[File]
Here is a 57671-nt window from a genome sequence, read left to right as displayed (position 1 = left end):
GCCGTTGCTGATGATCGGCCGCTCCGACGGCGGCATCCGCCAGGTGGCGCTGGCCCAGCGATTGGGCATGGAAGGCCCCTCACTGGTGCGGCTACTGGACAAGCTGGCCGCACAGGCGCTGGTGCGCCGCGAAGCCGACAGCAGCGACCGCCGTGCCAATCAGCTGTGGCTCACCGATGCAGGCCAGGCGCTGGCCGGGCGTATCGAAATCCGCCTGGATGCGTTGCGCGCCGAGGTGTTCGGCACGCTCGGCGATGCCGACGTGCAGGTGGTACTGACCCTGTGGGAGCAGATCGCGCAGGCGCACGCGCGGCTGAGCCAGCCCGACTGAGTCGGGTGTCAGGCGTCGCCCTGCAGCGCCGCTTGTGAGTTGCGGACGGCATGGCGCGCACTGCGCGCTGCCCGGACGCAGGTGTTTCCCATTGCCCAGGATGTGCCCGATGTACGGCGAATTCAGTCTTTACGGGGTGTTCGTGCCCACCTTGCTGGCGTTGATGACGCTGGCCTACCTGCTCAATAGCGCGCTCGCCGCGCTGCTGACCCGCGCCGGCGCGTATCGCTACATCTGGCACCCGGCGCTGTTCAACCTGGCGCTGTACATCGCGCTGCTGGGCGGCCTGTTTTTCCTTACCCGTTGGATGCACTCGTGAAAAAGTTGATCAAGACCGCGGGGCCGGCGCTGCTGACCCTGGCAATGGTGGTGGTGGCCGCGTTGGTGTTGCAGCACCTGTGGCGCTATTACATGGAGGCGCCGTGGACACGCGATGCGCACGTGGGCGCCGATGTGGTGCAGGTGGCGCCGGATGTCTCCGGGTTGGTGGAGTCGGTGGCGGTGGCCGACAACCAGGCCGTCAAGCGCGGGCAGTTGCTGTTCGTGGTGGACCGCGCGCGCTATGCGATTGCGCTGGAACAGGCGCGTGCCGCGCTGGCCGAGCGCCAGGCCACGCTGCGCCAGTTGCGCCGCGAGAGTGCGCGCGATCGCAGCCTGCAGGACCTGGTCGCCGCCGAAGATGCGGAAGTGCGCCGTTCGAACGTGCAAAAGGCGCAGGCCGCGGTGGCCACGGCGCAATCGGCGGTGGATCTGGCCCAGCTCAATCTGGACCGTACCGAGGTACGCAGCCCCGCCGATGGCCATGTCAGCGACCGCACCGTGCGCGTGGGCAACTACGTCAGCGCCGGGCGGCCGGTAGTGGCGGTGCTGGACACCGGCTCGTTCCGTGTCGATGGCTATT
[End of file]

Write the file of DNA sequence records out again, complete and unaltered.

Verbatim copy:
Here is a 57671-nt window from a genome sequence, read left to right as displayed (position 1 = left end):
GCCGTTGCTGATGATCGGCCGCTCCGACGGCGGCATCCGCCAGGTGGCGCTGGCCCAGCGATTGGGCATGGAAGGCCCCTCACTGGTGCGGCTACTGGACAAGCTGGCCGCACAGGCGCTGGTGCGCCGCGAAGCCGACAGCAGCGACCGCCGTGCCAATCAGCTGTGGCTCACCGATGCAGGCCAGGCGCTGGCCGGGCGTATCGAAATCCGCCTGGATGCGTTGCGCGCCGAGGTGTTCGGCACGCTCGGCGATGCCGACGTGCAGGTGGTACTGACCCTGTGGGAGCAGATCGCGCAGGCGCACGCGCGGCTGAGCCAGCCCGACTGAGTCGGGTGTCAGGCGTCGCCCTGCAGCGCCGCTTGTGAGTTGCGGACGGCATGGCGCGCACTGCGCGCTGCCCGGACGCAGGTGTTTCCCATTGCCCAGGATGTGCCCGATGTACGGCGAATTCAGTCTTTACGGGGTGTTCGTGCCCACCTTGCTGGCGTTGATGACGCTGGCCTACCTGCTCAATAGCGCGCTCGCCGCGCTGCTGACCCGCGCCGGCGCGTATCGCTACATCTGGCACCCGGCGCTGTTCAACCTGGCGCTGTACATCGCGCTGCTGGGCGGCCTGTTTTTCCTTACCCGTTGGATGCACTCGTGAAAAAGTTGATCAAGACCGCGGGGCCGGCGCTGCTGACCCTGGCAATGGTGGTGGTGGCCGCGTTGGTGTTGCAGCACCTGTGGCGCTATTACATGGAGGCGCCGTGGACACGCGATGCGCACGTGGGCGCCGATGTGGTGCAGGTGGCGCCGGATGTCTCCGGGTTGGTGGAGTCGGTGGCGGTGGCCGACAACCAGGCCGTCAAGCGCGGGCAGTTGCTGTTCGTGGTGGACCGCGCGCGCTATGCGATTGCGCTGGAACAGGCGCGTGCCGCGCTGGCCGAGCGCCAGGCCACGCTGCGCCAGTTGCGCCGCGAGAGTGCGCGCGATCGCAGCCTGCAGGACCTGGTCGCCGCCGAAGATGCGGAAGTGCGCCGTTCGAACGTGCAAAAGGCGCAGGCCGCGGTGGCCACGGCGCAATCGGCGGTGGATCTGGCCCAGCTCAATCTGGACCGTACCGAGGTACGCAGCCCCGCCGATGGCCATGTCAGCGACCGCACCGTGCGCGTGGGCAACTACGTCAGCGCCGGGCGGCCGGTAGTGGCGGTGCTGGACACCGGCTCGTTCCGTGTCGATGGCTATT